68. It is done! Stained Glass Window, an Irish Dress Creation.

Finished 1st Irish dance wall quilt

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The journey to finish this wall quilt was a long one, and took me just over a year to finish. Even though this was a very busy year for my family, I am pleased with the results and I’m eager to get started on the second and now that I know all of the twist and turns of the first one I’ll be able to bypass a lot of problems I ran into.

What’s on the back of the quilt

There is an Irish blessing and prayer. I’ve sewn a small pocket for special letters from a mother to a daughter.

Prayer

May the dreams you hold dearest be those which come true. And the kindness you spread keep returning to you.

Blessing

May the raindrops fall lightly on your brow. May the soft winds freshen your spirit. May the sunshine brighten your heart. May the burdens of the day rest lightly upon you. And God enfold you in the mantle of his love.

From Beginning to End in pictures

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Next week after I finish up a dress I started a long time age, I’ll start work on the second quilt. I also have to say that my friend who I’ve been sewing this quilt for her daughters, has been very patient and when I showed her what the final result was she was over joyed. This has made me very happy and I can’t wait to get started on the next one, which will be the last one for me to make.

Question: What is the longest time you worked on a project and finished?

God Bless & Keep on SEWING

Jennifer

67. The Two-day Satchel

Satchel

Here are all my trappings for my satchel.

bag 1

I have approximately 2 days to whip this satchel up so last night I fixed my plans in mind and it’ll take 15 min to draw up pattern and cutting up the fabric. Ok, 15 min. to make quick pattern then at least 1/2 hr to cut up fabric.

Prototype #1

This satchel took just!! 2 long days sewing, approx 25-30 hours and I had so much more I’d like to have done.

I’ll be designing a pattern for this one and I already have a smaller one in the works.

What I love:

Fabric

Size of satchel

Ribbon placement around zipper

Straps & buckles

How I sewed the top bit with zipper.

What needs work:

Different colour of raspberry red front flap buckles fastenings, or a the same colour for shoulder strap for consistency.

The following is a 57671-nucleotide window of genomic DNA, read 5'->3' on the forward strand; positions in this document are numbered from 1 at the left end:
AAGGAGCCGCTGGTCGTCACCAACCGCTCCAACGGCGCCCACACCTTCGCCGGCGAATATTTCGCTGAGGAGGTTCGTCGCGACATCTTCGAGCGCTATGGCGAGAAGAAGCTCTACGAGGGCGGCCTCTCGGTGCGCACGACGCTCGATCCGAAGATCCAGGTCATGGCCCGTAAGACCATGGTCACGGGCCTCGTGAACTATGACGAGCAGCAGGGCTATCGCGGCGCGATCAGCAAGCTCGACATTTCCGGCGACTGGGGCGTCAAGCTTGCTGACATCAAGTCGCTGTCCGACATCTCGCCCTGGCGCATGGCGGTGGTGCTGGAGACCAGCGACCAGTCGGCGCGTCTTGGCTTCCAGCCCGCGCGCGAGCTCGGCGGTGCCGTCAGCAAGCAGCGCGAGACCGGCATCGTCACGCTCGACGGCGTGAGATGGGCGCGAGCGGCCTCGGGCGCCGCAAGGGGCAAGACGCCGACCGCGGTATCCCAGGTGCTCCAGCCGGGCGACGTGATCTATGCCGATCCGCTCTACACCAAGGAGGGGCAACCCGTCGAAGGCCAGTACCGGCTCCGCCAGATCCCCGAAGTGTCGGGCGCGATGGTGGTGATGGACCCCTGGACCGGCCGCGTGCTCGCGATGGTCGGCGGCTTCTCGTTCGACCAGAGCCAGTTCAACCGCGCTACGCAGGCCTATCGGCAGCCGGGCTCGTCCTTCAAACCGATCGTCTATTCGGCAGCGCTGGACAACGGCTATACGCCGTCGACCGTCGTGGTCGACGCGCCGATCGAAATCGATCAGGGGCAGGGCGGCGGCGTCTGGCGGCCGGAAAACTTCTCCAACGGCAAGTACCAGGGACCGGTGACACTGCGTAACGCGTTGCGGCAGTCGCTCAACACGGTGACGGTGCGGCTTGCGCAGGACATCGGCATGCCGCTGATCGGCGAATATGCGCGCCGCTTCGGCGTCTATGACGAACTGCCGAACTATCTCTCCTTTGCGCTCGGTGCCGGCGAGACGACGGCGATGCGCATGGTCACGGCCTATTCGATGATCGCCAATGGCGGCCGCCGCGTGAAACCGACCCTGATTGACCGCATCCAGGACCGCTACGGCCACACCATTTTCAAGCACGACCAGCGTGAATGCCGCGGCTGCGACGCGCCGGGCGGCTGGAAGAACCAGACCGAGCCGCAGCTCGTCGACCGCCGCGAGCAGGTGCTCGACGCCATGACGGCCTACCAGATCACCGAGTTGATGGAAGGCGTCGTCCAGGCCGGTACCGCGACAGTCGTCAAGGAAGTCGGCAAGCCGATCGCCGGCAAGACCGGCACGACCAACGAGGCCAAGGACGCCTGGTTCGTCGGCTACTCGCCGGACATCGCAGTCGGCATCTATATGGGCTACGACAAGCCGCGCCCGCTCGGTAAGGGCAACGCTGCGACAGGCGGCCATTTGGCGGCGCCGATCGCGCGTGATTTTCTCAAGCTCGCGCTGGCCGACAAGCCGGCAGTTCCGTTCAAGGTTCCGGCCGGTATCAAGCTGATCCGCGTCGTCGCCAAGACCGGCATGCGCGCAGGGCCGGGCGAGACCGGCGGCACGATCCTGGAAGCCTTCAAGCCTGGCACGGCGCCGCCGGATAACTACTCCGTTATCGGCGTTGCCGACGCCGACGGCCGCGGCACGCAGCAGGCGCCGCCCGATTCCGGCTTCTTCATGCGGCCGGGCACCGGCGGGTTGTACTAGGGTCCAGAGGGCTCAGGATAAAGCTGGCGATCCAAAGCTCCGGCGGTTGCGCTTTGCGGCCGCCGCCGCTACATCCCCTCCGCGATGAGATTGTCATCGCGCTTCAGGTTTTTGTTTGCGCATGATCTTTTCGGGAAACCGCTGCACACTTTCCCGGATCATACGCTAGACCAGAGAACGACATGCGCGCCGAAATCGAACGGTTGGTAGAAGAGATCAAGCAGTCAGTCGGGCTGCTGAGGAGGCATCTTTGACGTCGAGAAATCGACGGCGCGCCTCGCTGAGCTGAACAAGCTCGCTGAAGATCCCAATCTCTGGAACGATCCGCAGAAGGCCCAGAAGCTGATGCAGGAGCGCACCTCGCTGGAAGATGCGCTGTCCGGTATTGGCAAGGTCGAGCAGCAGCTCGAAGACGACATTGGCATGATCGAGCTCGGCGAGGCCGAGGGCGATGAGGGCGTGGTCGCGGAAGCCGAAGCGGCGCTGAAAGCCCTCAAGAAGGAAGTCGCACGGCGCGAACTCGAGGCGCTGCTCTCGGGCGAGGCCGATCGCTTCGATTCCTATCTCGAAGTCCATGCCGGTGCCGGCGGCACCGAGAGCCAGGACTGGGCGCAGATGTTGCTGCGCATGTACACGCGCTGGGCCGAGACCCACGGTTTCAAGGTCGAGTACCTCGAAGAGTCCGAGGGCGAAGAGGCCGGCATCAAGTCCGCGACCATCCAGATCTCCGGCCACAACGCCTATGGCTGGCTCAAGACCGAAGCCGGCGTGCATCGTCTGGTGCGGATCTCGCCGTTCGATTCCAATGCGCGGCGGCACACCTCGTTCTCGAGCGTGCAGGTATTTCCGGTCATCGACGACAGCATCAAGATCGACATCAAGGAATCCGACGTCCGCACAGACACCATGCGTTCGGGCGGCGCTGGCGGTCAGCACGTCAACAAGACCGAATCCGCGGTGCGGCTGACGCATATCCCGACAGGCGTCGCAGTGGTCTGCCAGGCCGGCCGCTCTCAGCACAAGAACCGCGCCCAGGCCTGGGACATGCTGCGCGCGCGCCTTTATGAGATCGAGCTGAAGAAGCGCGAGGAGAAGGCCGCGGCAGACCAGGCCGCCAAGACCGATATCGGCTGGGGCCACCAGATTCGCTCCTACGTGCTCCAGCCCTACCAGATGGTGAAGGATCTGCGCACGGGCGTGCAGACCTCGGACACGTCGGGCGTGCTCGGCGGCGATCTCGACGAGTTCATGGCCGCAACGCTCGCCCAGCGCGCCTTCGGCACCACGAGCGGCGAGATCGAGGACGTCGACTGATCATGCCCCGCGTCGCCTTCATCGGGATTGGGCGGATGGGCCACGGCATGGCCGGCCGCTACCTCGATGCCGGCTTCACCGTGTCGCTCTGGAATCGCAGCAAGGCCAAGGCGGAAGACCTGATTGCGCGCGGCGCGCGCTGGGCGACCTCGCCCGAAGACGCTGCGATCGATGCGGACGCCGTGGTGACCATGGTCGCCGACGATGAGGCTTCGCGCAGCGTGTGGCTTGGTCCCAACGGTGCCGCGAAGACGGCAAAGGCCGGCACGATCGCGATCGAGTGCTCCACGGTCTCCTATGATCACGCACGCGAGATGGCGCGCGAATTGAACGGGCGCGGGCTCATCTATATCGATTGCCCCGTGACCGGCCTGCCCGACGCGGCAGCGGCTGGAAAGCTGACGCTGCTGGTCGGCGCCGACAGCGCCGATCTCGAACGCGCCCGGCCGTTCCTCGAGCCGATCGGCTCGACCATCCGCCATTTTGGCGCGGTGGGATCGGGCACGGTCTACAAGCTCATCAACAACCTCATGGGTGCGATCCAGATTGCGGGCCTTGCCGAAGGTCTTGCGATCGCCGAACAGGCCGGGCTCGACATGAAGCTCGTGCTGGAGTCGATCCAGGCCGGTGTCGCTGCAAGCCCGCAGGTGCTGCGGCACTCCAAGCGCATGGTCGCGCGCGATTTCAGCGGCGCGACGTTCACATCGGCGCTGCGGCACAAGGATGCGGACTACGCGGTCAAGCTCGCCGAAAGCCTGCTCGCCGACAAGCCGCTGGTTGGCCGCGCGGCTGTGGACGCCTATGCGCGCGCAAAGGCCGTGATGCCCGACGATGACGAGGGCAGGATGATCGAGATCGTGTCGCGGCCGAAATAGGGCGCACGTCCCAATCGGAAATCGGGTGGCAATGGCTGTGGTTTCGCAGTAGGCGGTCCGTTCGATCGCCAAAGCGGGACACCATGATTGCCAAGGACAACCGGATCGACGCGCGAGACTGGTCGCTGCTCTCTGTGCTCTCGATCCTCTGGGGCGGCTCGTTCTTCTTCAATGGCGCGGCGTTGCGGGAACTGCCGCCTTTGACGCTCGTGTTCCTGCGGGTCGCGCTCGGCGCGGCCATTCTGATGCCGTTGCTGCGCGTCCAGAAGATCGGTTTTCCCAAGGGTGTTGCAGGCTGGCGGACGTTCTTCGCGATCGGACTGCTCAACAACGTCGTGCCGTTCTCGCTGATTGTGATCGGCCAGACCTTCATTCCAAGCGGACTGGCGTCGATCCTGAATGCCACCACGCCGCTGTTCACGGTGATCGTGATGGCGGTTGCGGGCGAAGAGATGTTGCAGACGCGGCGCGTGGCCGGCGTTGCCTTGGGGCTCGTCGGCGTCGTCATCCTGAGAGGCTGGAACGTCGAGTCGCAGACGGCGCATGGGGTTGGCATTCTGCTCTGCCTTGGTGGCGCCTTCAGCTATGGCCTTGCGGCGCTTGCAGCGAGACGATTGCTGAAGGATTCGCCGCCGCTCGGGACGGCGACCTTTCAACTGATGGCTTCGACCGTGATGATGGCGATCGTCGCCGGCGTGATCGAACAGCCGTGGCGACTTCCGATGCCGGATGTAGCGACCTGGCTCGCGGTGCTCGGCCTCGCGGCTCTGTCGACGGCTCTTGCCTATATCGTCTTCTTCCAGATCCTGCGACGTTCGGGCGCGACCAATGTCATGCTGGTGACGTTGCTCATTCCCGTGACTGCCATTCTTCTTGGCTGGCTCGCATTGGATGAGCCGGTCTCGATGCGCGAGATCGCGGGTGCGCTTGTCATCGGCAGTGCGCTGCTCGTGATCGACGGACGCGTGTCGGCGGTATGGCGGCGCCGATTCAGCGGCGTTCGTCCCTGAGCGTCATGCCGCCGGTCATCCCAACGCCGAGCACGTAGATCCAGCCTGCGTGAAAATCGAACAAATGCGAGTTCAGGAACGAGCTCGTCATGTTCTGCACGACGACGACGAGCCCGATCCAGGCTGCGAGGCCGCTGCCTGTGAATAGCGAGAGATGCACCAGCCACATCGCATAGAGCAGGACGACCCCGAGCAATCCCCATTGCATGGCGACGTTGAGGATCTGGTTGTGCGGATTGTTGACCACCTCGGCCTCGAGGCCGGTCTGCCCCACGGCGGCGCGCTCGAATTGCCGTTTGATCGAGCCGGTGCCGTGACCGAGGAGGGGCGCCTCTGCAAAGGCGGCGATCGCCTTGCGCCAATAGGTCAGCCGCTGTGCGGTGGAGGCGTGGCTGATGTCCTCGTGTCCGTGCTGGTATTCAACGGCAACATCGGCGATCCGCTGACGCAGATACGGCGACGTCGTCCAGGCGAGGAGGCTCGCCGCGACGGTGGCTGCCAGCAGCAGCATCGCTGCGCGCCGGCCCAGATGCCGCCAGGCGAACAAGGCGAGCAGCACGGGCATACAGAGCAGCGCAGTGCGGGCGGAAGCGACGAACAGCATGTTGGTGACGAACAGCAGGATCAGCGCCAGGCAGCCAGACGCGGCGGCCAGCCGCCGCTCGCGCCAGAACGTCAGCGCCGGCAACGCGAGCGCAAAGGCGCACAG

How I’ll work all buckles and strap.

Longer front flap about 4 inches longer.

The D rings need to be the correct size to fit the straps and I also need to add a tension-lock.

Well I spent three weeks on a road trip trying out my first proto type satchel and so far I’m please with most of it. Next week I’ll draw up a second proto type with all my corrections.

Question:

Do you have to make your ideal bag because you just can’t find one you like?

God Bless & Keep Sewing

Thank you,

Jennifer

66. Wall Quilt made out of Celtic Dancing Dresses

On the last Lap

quilt

Last night I finished the sandwiching of all the layers together. Now all I have to do is a bit of touching up and the binding, and I’ll use a white satin for the binding. An Irish quote still has to be chosen for the back of the quilt but that can be done later. To give you an understanding of the size of this wall quilt the diameter is 1.6 m. I’ll put 5 tabs evenly across the top half of the quilt and we’ll find some ornamental hooks to hang on my friends wall. Looking at the quilt now I believe I succeeded in creating the stained glass window look, to be sure it was a big job but very satisfying. The next one will go much faster because I now know what to expect and how to deal with all the problems I ran into with the first quilt.

Question: Do you quilt?

God Bless & Sew On

 

Thank you

Jennifer

 

 

63. Time to sandwich the Irish dress wall quilt.

63. Time to sandwich the Irish dress wall quilt.

Finally I get to Sandwich the quilt

Irish dress quilt